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Tag: ios

When you need to know the time

Recently I had a few projects where I was the one who was responsible keeping track of the time being spent on the tasks. At the end I had to know how many hours we spent with editing, mixing, etc. Who really knows me might just laughing right now as I’m very famously forget everything related to time. Birthdays, important dates, historical dates, pretty much everything. So I’m not the best person to keep track of things like this, but this time I had no choice.

There’s an app for that

As soon as my first panic attack went away, I remembered the marketing line from Apple: “there’s an app for that…” so I started to search the AppStore for possible solutions. I needed something that’s:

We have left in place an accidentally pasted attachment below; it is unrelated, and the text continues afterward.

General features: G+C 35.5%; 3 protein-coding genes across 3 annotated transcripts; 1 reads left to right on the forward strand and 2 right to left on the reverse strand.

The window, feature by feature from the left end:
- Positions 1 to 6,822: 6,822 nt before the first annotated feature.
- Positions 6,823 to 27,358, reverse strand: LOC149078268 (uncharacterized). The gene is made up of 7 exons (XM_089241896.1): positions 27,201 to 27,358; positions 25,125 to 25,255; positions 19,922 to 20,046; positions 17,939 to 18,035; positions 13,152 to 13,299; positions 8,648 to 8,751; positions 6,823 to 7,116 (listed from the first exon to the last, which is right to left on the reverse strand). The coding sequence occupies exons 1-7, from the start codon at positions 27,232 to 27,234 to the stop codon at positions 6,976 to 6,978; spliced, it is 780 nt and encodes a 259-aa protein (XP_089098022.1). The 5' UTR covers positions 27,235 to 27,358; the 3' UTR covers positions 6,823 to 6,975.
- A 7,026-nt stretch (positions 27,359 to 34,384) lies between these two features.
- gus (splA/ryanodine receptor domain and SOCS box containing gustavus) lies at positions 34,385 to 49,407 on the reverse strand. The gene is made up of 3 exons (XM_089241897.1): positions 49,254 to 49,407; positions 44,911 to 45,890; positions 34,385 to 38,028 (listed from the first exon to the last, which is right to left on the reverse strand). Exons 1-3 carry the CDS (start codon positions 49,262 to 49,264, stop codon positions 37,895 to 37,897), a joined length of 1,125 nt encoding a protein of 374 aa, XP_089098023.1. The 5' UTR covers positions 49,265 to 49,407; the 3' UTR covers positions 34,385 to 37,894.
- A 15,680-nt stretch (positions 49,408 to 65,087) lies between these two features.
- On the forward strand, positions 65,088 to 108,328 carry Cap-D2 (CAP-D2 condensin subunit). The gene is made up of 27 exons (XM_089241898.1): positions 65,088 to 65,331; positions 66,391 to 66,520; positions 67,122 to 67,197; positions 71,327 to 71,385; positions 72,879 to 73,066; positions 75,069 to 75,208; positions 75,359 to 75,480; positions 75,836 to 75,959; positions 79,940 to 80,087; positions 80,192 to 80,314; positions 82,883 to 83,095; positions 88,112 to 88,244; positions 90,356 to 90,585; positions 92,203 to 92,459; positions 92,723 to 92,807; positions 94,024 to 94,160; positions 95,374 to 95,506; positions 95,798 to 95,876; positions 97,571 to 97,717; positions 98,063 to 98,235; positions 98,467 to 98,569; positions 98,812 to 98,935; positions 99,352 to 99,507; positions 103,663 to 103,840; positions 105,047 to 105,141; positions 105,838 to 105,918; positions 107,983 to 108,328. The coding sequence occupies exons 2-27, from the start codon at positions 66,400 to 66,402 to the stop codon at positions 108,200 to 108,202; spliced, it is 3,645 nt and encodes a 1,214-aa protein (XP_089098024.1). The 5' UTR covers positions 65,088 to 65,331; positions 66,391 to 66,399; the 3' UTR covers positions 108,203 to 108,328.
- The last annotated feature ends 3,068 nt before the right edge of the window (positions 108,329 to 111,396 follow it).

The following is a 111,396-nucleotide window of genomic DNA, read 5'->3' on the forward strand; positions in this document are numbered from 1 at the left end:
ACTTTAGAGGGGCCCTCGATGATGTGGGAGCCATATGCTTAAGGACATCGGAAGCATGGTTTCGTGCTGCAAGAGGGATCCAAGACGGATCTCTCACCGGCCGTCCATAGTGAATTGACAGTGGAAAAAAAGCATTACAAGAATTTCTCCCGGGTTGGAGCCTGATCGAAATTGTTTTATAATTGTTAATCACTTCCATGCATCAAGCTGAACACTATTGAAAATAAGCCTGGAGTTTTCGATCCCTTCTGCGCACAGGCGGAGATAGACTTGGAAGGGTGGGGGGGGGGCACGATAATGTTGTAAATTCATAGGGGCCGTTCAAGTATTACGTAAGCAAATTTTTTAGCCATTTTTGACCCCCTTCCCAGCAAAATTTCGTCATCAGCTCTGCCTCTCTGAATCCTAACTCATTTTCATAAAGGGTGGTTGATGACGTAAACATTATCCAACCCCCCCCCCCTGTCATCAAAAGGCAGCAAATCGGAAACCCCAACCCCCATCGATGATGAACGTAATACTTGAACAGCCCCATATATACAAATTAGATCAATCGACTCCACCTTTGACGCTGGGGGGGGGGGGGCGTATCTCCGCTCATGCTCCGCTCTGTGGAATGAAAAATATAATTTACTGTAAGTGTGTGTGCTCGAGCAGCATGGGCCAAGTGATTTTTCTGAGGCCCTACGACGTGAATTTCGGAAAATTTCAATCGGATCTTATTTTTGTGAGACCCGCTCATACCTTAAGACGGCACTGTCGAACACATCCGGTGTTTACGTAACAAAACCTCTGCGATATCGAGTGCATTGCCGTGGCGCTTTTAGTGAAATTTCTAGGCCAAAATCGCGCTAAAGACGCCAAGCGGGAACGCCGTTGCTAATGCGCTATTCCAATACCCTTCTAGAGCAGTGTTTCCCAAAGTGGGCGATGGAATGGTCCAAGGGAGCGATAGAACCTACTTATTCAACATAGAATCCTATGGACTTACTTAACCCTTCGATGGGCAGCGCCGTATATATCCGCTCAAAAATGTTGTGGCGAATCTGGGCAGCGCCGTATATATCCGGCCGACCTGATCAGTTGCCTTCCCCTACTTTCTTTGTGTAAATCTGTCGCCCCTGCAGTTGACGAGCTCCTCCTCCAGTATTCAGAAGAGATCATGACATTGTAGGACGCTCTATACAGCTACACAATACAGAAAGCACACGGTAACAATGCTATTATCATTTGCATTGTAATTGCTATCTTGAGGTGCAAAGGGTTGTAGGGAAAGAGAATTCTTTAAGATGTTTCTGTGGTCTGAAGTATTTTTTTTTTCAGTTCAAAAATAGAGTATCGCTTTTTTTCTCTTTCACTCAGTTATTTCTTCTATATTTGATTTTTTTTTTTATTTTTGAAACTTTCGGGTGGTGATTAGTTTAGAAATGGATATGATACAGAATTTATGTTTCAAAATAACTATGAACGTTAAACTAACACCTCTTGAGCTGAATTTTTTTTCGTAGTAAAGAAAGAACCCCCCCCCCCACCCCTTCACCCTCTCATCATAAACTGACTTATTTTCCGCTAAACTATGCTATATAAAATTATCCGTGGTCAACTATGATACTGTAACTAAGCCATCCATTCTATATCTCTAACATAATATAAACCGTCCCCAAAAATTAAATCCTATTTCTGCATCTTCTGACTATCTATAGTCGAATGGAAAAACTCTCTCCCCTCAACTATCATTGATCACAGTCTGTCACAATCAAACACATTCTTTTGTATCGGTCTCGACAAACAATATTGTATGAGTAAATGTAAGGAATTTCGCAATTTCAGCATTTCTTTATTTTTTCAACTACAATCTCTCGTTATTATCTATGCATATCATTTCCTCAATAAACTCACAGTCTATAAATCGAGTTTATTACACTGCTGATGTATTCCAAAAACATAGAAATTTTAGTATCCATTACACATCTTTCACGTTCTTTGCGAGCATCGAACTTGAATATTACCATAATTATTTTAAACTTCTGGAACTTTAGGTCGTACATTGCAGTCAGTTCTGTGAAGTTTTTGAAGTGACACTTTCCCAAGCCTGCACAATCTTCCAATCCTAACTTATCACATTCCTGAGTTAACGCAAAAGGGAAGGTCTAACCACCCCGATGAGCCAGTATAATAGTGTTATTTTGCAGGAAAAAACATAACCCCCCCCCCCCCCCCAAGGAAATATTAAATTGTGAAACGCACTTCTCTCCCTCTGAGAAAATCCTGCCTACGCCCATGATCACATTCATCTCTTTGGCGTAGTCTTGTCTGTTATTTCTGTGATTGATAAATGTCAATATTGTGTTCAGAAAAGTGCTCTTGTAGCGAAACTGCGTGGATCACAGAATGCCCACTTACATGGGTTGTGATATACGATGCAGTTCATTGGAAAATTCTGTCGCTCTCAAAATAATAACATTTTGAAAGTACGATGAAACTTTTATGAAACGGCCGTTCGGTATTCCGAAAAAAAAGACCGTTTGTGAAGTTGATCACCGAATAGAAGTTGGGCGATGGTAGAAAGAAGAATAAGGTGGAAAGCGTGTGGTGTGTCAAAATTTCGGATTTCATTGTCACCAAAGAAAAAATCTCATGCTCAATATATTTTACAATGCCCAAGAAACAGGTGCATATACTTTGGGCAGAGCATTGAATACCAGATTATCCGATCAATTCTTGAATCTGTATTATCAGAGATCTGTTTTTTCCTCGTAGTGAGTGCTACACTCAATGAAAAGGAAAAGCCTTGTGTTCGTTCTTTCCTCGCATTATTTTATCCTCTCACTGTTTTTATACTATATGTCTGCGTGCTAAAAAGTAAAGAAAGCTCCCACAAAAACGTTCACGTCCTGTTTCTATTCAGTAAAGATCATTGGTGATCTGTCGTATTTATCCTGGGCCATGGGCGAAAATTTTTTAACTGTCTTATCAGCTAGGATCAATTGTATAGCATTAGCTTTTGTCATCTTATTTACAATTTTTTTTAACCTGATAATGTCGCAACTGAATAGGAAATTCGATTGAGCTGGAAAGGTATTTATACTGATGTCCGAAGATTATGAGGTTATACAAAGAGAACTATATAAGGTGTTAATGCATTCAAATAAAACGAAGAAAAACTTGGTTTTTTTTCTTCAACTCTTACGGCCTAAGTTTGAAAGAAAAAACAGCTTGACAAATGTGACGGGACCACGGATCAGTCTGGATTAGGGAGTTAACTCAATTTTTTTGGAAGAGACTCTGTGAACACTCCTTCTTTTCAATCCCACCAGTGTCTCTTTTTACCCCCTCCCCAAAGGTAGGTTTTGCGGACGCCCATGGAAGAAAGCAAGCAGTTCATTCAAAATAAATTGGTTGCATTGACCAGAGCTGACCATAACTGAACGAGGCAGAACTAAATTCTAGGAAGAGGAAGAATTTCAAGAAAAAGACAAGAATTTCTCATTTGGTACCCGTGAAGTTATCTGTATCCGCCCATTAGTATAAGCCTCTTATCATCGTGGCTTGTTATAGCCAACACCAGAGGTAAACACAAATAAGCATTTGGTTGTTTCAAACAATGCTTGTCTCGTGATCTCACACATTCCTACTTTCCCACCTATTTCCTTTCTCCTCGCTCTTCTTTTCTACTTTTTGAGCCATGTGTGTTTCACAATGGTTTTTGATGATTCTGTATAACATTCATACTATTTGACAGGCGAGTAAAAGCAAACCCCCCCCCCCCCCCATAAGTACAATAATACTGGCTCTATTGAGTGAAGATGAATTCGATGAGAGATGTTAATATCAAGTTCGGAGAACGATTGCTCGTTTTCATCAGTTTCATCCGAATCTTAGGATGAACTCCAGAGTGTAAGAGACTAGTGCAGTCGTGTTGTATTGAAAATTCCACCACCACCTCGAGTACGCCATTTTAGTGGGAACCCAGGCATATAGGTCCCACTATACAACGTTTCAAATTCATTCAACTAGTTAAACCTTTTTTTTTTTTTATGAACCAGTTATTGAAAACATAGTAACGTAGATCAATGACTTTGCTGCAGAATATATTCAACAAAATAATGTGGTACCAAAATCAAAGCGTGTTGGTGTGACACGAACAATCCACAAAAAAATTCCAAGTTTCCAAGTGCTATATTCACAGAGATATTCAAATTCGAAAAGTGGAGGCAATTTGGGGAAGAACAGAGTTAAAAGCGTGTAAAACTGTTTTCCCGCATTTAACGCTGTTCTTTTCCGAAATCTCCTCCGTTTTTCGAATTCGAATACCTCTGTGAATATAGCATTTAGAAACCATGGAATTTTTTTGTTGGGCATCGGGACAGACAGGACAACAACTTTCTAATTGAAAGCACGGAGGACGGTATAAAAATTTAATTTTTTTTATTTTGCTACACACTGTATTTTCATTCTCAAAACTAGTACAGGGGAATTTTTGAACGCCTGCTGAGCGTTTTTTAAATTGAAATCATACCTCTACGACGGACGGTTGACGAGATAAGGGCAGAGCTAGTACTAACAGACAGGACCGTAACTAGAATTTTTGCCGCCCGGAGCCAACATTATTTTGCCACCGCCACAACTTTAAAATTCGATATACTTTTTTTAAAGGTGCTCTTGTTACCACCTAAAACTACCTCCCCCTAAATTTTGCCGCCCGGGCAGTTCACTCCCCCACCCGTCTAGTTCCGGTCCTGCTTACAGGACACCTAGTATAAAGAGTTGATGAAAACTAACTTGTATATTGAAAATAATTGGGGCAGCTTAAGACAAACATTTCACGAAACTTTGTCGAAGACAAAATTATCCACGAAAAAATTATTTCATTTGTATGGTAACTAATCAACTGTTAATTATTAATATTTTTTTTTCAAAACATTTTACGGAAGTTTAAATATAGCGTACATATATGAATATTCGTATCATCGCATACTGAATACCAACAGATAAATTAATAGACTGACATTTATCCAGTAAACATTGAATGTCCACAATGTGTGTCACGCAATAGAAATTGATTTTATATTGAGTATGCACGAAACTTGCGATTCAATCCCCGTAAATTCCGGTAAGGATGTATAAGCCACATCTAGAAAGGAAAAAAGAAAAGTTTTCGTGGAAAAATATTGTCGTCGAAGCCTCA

• easy to use
  • doesn’t require complicated setup
  • reliable
  • can keep track of spent time on different task
  • can remind me to use it

I know that the last point might sound ridiculous to you, but it’s a fact, I needed something that reminds me to use it.

And I’ve found the aptly named Hours.

time

This is really a great app for me. It’s dead easy to use, requires very basic setup, and, most importantly you can set reminders inside the app!

I keep it very simple. For example I made two tasks: Edit and Mix. You can set the amount of time you spent with a task, or you can simply tap the clock icon and it’s immediately start to count time. Don’t forget to stop when you finish, but other than this, you don’t need to pay attention to the app.

Make a task list and always measure only what you really do. After the fact, you can create a complete report which can be as simple as a usual work clock, or you can create a detailed one with notes. Reports can be daily, weekly, monthly, whatever fit your needs.

If you’re a tweaky kind of person, you can set up time format, rounding rules and of course, reminders.